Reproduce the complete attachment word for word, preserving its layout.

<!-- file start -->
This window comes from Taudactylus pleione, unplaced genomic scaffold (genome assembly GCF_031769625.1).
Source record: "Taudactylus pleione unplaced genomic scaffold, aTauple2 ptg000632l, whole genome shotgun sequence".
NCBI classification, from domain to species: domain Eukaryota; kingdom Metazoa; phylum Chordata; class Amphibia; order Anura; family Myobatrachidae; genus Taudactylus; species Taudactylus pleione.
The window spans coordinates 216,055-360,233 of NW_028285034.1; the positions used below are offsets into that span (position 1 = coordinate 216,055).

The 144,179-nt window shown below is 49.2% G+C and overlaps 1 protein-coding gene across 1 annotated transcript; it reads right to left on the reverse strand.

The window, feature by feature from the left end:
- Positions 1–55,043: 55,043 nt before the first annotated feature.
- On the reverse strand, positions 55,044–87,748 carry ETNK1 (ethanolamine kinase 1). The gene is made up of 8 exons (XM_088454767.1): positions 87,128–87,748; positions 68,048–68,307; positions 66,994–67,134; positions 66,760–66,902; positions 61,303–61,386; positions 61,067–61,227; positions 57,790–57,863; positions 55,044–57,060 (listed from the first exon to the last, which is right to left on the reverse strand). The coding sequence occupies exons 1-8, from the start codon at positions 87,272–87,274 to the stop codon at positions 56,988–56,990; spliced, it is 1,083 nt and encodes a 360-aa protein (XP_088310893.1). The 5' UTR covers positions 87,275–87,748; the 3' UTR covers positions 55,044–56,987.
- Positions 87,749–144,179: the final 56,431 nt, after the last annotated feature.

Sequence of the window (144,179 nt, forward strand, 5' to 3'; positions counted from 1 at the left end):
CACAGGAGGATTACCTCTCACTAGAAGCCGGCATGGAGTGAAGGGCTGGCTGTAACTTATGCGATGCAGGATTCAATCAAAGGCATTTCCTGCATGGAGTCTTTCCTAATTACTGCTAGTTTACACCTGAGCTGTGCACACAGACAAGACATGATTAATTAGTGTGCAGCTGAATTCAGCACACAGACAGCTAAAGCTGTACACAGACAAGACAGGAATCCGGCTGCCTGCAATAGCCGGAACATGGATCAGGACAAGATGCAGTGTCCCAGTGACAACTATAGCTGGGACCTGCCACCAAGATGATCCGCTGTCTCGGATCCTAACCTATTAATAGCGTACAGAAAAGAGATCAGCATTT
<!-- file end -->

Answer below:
This window comes from Taudactylus pleione, unplaced genomic scaffold (genome assembly GCF_031769625.1).
Source record: "Taudactylus pleione unplaced genomic scaffold, aTauple2 ptg000632l, whole genome shotgun sequence".
NCBI classification, from domain to species: domain Eukaryota; kingdom Metazoa; phylum Chordata; class Amphibia; order Anura; family Myobatrachidae; genus Taudactylus; species Taudactylus pleione.
The window spans coordinates 216,055-360,233 of NW_028285034.1; the positions used below are offsets into that span (position 1 = coordinate 216,055).

The 144,179-nt window shown below is 49.2% G+C and overlaps 1 protein-coding gene across 1 annotated transcript; it reads right to left on the reverse strand.

The window, feature by feature from the left end:
- Positions 1–55,043: 55,043 nt before the first annotated feature.
- On the reverse strand, positions 55,044–87,748 carry ETNK1 (ethanolamine kinase 1). The gene is made up of 8 exons (XM_088454767.1): positions 87,128–87,748; positions 68,048–68,307; positions 66,994–67,134; positions 66,760–66,902; positions 61,303–61,386; positions 61,067–61,227; positions 57,790–57,863; positions 55,044–57,060 (listed from the first exon to the last, which is right to left on the reverse strand). The coding sequence occupies exons 1-8, from the start codon at positions 87,272–87,274 to the stop codon at positions 56,988–56,990; spliced, it is 1,083 nt and encodes a 360-aa protein (XP_088310893.1). The 5' UTR covers positions 87,275–87,748; the 3' UTR covers positions 55,044–56,987.
- Positions 87,749–144,179: the final 56,431 nt, after the last annotated feature.

Sequence of the window (144,179 nt, forward strand, 5' to 3'; positions counted from 1 at the left end):
CACAGGAGGATTACCTCTCACTAGAAGCCGGCATGGAGTGAAGGGCTGGCTGTAACTTATGCGATGCAGGATTCAATCAAAGGCATTTCCTGCATGGAGTCTTTCCTAATTACTGCTAGTTTACACCTGAGCTGTGCACACAGACAAGACATGATTAATTAGTGTGCAGCTGAATTCAGCACACAGACAGCTAAAGCTGTACACAGACAAGACAGGAATCCGGCTGCCTGCAATAGCCGGAACATGGATCAGGACAAGATGCAGTGTCCCAGTGACAACTATAGCTGGGACCTGCCACCAAGATGATCCGCTGTCTCGGATCCTAACCTATTAATAGCGTACAGAAAAGAGATCAGCATTT